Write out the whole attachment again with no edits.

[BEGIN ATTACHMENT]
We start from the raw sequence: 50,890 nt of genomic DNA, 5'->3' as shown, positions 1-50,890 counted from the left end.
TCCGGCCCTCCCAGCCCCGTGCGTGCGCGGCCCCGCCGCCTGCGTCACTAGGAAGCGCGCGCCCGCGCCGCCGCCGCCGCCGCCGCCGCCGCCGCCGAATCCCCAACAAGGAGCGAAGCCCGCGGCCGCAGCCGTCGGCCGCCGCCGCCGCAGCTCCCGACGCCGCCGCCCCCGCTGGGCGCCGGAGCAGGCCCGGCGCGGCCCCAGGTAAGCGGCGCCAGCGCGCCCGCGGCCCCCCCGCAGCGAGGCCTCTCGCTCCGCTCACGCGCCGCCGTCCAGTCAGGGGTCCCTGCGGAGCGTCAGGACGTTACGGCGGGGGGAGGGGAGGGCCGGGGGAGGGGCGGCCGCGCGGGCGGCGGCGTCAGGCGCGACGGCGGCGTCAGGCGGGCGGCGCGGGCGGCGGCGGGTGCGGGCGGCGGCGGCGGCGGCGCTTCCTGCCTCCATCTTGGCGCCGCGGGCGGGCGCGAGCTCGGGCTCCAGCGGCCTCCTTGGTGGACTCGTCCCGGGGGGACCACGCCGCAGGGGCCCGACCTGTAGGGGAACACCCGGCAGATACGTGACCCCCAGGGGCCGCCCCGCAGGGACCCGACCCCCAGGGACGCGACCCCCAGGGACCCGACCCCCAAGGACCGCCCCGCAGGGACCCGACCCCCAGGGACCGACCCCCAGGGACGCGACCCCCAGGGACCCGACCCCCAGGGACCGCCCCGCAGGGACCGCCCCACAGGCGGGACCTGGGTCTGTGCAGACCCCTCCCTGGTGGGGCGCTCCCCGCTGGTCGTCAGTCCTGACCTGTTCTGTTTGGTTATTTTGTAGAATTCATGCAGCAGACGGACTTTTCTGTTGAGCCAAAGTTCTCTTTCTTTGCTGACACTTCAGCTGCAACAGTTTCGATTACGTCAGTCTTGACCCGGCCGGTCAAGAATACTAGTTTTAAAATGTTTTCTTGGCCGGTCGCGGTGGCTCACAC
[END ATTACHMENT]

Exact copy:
We start from the raw sequence: 50,890 nt of genomic DNA, 5'->3' as shown, positions 1-50,890 counted from the left end.
TCCGGCCCTCCCAGCCCCGTGCGTGCGCGGCCCCGCCGCCTGCGTCACTAGGAAGCGCGCGCCCGCGCCGCCGCCGCCGCCGCCGCCGCCGCCGCCGAATCCCCAACAAGGAGCGAAGCCCGCGGCCGCAGCCGTCGGCCGCCGCCGCCGCAGCTCCCGACGCCGCCGCCCCCGCTGGGCGCCGGAGCAGGCCCGGCGCGGCCCCAGGTAAGCGGCGCCAGCGCGCCCGCGGCCCCCCCGCAGCGAGGCCTCTCGCTCCGCTCACGCGCCGCCGTCCAGTCAGGGGTCCCTGCGGAGCGTCAGGACGTTACGGCGGGGGGAGGGGAGGGCCGGGGGAGGGGCGGCCGCGCGGGCGGCGGCGTCAGGCGCGACGGCGGCGTCAGGCGGGCGGCGCGGGCGGCGGCGGGTGCGGGCGGCGGCGGCGGCGGCGCTTCCTGCCTCCATCTTGGCGCCGCGGGCGGGCGCGAGCTCGGGCTCCAGCGGCCTCCTTGGTGGACTCGTCCCGGGGGGACCACGCCGCAGGGGCCCGACCTGTAGGGGAACACCCGGCAGATACGTGACCCCCAGGGGCCGCCCCGCAGGGACCCGACCCCCAGGGACGCGACCCCCAGGGACCCGACCCCCAAGGACCGCCCCGCAGGGACCCGACCCCCAGGGACCGACCCCCAGGGACGCGACCCCCAGGGACCCGACCCCCAGGGACCGCCCCGCAGGGACCGCCCCACAGGCGGGACCTGGGTCTGTGCAGACCCCTCCCTGGTGGGGCGCTCCCCGCTGGTCGTCAGTCCTGACCTGTTCTGTTTGGTTATTTTGTAGAATTCATGCAGCAGACGGACTTTTCTGTTGAGCCAAAGTTCTCTTTCTTTGCTGACACTTCAGCTGCAACAGTTTCGATTACGTCAGTCTTGACCCGGCCGGTCAAGAATACTAGTTTTAAAATGTTTTCTTGGCCGGTCGCGGTGGCTCACAC